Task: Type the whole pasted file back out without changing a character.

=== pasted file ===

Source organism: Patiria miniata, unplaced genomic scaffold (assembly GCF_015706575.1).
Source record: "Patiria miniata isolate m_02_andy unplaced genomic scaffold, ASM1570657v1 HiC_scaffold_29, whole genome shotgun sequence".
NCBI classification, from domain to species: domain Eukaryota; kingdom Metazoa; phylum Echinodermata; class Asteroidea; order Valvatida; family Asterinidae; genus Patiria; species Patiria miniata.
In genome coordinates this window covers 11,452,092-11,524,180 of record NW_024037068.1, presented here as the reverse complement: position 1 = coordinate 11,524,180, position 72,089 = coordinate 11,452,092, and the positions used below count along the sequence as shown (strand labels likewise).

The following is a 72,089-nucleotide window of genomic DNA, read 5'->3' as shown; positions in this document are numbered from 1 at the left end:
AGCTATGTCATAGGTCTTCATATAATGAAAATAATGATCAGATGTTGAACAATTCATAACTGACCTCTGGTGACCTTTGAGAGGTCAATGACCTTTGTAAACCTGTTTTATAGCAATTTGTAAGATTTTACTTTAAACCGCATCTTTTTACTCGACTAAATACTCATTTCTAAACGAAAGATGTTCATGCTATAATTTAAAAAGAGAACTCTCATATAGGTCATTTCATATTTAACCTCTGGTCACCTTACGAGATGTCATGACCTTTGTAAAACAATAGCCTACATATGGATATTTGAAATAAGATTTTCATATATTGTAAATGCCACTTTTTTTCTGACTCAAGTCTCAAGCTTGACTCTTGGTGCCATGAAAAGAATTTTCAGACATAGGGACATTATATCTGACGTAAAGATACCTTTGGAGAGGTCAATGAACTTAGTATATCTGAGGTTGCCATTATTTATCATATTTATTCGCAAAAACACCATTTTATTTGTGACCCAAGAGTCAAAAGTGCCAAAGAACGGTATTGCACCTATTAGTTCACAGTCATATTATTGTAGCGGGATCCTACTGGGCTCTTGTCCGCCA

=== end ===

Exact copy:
Source organism: Patiria miniata, unplaced genomic scaffold (assembly GCF_015706575.1).
Source record: "Patiria miniata isolate m_02_andy unplaced genomic scaffold, ASM1570657v1 HiC_scaffold_29, whole genome shotgun sequence".
NCBI classification, from domain to species: domain Eukaryota; kingdom Metazoa; phylum Echinodermata; class Asteroidea; order Valvatida; family Asterinidae; genus Patiria; species Patiria miniata.
In genome coordinates this window covers 11,452,092-11,524,180 of record NW_024037068.1, presented here as the reverse complement: position 1 = coordinate 11,524,180, position 72,089 = coordinate 11,452,092, and the positions used below count along the sequence as shown (strand labels likewise).

The following is a 72,089-nucleotide window of genomic DNA, read 5'->3' as shown; positions in this document are numbered from 1 at the left end:
AGCTATGTCATAGGTCTTCATATAATGAAAATAATGATCAGATGTTGAACAATTCATAACTGACCTCTGGTGACCTTTGAGAGGTCAATGACCTTTGTAAACCTGTTTTATAGCAATTTGTAAGATTTTACTTTAAACCGCATCTTTTTACTCGACTAAATACTCATTTCTAAACGAAAGATGTTCATGCTATAATTTAAAAAGAGAACTCTCATATAGGTCATTTCATATTTAACCTCTGGTCACCTTACGAGATGTCATGACCTTTGTAAAACAATAGCCTACATATGGATATTTGAAATAAGATTTTCATATATTGTAAATGCCACTTTTTTTCTGACTCAAGTCTCAAGCTTGACTCTTGGTGCCATGAAAAGAATTTTCAGACATAGGGACATTATATCTGACGTAAAGATACCTTTGGAGAGGTCAATGAACTTAGTATATCTGAGGTTGCCATTATTTATCATATTTATTCGCAAAAACACCATTTTATTTGTGACCCAAGAGTCAAAAGTGCCAAAGAACGGTATTGCACCTATTAGTTCACAGTCATATTATTGTAGCGGGATCCTACTGGGCTCTTGTCCGCCA